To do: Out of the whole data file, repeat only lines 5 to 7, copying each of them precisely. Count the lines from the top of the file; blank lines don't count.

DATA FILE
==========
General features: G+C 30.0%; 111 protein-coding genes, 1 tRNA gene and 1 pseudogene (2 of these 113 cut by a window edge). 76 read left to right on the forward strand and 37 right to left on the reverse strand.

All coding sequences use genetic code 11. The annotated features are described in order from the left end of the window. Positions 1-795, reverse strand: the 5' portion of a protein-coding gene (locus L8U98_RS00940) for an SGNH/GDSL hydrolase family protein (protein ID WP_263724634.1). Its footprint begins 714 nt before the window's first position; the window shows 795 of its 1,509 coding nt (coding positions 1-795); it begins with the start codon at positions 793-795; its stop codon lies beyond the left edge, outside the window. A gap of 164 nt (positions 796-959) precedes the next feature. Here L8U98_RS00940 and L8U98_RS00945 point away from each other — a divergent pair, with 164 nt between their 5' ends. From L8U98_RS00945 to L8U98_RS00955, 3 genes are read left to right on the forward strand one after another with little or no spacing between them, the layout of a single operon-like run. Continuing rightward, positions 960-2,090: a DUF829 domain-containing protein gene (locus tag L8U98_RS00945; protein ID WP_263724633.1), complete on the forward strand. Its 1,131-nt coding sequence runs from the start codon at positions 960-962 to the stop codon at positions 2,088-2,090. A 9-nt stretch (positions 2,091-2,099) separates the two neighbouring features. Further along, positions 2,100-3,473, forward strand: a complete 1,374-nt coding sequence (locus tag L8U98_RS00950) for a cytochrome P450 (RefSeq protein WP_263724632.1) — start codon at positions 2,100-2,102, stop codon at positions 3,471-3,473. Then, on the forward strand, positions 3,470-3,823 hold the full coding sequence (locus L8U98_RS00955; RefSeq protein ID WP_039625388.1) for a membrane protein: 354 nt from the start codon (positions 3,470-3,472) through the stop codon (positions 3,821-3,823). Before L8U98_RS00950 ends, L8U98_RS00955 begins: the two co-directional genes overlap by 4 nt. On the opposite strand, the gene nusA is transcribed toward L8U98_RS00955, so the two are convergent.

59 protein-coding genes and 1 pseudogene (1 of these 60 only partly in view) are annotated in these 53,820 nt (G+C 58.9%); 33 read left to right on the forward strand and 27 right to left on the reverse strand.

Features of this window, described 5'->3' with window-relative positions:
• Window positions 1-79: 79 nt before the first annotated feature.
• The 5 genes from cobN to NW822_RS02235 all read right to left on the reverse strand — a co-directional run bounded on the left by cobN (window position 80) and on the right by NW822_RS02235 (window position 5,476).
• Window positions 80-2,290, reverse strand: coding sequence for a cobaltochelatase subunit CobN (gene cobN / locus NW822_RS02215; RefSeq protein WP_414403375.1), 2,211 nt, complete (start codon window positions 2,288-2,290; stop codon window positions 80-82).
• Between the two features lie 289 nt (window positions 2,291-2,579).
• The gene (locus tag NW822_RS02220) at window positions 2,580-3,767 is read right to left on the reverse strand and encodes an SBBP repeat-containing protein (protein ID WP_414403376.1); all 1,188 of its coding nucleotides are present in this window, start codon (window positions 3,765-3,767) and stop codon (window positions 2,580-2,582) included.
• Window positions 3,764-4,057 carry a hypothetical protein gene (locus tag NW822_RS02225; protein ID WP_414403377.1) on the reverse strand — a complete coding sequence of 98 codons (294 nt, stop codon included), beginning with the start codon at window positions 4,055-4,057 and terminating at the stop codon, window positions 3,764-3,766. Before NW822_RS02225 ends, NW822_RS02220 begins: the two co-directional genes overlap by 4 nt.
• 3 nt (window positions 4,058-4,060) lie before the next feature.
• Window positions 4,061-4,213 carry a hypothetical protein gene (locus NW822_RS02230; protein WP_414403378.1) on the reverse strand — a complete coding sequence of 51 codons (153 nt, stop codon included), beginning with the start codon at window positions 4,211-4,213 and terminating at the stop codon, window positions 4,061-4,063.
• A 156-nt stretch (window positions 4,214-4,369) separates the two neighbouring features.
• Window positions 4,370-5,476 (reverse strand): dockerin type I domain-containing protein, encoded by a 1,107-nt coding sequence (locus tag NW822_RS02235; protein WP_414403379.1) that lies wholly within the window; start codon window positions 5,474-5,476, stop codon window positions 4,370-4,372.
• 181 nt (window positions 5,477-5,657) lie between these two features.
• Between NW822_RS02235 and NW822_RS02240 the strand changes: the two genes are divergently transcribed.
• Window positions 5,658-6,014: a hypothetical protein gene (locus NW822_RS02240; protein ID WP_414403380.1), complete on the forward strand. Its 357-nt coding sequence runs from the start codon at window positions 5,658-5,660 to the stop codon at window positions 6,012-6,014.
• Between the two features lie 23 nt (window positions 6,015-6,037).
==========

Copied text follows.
• Window positions 1-79: 79 nt before the first annotated feature.
• The 5 genes from cobN to NW822_RS02235 all read right to left on the reverse strand — a co-directional run bounded on the left by cobN (window position 80) and on the right by NW822_RS02235 (window position 5,476).
• Window positions 80-2,290, reverse strand: coding sequence for a cobaltochelatase subunit CobN (gene cobN / locus NW822_RS02215; RefSeq protein WP_414403375.1), 2,211 nt, complete (start codon window positions 2,288-2,290; stop codon window positions 80-82).